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Article
April 1977

Fathers' and Mothers' Perceptions of Children's Personality

Author Affiliations

From the departments of pediatrics, psychiatry, and psychology (Dr Cohen), and the Child Study Center, Yale University, New Haven, Conn (Dr Cohen and Ms Grawe), and the National Institute of Mental Health, Bethesda, Md (Dr Dibble).

Arch Gen Psychiatry. 1977;34(4):480-487. doi:10.1001/archpsyc.1977.01770160114010
Abstract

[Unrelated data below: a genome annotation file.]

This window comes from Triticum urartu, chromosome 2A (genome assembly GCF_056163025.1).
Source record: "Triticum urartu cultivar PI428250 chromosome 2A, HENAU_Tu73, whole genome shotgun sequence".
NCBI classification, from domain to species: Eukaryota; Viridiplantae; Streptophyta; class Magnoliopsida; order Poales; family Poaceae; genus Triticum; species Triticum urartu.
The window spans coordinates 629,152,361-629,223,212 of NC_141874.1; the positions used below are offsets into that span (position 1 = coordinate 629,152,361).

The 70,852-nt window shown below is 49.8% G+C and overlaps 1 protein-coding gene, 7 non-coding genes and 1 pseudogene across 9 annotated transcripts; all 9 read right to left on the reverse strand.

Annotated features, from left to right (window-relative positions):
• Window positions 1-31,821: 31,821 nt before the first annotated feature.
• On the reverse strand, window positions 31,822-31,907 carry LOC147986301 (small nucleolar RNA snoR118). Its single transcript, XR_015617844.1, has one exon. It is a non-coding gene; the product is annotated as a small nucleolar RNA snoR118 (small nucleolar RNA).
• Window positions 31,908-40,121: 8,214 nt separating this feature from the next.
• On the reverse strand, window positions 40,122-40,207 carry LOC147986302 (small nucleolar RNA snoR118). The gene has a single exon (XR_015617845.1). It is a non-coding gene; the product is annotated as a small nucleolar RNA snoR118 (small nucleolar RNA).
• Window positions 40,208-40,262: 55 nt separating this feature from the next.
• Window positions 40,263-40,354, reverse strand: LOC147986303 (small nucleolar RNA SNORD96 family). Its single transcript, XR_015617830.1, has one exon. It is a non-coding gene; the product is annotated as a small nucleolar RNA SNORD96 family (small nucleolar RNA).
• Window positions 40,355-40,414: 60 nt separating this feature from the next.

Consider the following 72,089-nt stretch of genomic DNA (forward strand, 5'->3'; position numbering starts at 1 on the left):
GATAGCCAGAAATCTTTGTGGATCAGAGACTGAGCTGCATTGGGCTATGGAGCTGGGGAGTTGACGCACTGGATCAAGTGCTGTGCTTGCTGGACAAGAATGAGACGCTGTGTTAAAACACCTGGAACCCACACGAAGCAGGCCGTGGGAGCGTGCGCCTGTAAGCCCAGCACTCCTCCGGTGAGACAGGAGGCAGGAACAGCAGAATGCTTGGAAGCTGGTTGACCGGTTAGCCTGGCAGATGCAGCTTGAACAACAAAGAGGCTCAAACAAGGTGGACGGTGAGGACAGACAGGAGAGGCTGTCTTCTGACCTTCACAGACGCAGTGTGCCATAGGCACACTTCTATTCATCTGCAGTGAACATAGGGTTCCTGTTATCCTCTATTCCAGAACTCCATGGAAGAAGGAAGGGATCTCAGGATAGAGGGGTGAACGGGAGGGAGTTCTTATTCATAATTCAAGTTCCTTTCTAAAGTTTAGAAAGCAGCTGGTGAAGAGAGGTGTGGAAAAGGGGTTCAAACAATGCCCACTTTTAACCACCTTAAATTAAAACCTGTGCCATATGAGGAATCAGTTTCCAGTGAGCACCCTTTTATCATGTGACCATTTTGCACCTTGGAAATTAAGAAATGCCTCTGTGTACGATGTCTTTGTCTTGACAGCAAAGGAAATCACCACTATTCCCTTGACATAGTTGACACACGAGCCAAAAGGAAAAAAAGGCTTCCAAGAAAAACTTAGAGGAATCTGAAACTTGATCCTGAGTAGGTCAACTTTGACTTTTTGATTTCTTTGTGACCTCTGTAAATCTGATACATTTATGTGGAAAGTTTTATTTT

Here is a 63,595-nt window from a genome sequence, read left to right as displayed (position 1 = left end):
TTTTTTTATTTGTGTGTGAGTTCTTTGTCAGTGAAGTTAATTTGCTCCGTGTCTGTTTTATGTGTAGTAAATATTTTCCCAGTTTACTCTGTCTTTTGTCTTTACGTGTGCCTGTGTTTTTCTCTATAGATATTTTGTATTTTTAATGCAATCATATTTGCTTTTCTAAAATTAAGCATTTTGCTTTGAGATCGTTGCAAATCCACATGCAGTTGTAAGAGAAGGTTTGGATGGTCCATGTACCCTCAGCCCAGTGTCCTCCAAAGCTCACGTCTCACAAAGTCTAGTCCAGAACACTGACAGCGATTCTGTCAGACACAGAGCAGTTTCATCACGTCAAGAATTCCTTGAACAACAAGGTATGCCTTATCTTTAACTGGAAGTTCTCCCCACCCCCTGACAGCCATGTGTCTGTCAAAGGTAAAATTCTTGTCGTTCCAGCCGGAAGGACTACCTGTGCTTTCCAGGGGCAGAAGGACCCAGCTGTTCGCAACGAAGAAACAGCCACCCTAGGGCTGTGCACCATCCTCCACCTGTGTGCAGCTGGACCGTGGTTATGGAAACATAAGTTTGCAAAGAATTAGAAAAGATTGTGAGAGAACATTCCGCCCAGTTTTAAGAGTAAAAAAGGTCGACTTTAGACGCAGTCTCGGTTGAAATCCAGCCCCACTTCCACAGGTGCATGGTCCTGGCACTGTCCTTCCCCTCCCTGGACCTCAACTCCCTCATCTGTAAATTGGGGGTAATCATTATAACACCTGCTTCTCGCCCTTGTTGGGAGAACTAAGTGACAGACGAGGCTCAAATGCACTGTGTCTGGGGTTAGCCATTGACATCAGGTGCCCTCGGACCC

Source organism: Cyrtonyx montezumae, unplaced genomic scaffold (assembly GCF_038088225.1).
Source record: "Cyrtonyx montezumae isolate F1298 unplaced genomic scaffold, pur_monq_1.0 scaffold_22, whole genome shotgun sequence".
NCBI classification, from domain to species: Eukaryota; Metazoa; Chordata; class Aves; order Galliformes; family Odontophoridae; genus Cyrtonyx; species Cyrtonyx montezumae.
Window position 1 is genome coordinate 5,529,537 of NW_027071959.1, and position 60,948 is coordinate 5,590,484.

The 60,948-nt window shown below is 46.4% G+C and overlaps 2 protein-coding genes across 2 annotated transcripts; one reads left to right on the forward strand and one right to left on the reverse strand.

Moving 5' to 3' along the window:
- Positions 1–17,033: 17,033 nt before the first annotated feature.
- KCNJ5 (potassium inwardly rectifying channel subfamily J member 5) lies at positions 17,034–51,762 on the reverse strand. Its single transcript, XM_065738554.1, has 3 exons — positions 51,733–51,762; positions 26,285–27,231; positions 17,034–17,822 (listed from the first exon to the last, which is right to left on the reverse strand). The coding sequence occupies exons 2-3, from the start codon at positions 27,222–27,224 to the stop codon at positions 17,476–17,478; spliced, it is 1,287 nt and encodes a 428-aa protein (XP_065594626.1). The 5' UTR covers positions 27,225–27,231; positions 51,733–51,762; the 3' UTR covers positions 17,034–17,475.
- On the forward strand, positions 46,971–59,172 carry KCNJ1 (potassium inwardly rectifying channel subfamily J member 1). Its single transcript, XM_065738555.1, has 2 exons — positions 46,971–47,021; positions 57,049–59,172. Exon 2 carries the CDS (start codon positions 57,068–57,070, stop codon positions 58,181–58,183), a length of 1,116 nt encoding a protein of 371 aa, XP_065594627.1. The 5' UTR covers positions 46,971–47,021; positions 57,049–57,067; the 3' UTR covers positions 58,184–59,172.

• Mothers and fathers rated the personality of twin children, using the Childhood Personality Scale (CPS). Fathers characterized children as less attentive, zestful, and talkative than mothers. Boys were rated as more attentive, hyperactive, ebullient, and sociable; girls were described as more placid and talkative. Monozygotic (MZ) twinships were much more similar than dizygotic (DZ) on the attention, behavior modulation, and sociability dimensions. Monozygotic and DZ twins both had a high degree of intrapair similarity in zestfulness and verbal expressiveness. Monozygotic twins whose parents thought they were DZ or were not certain of zygosity were as alike as MZ twins believed to be MZ. All three MZ groups were different from DZ twins. Thus, parental expectation did not appear to strongly influence similarity in attention, behavior modulation, and sociability. This suggests the strong genetic contribution to their emergence.

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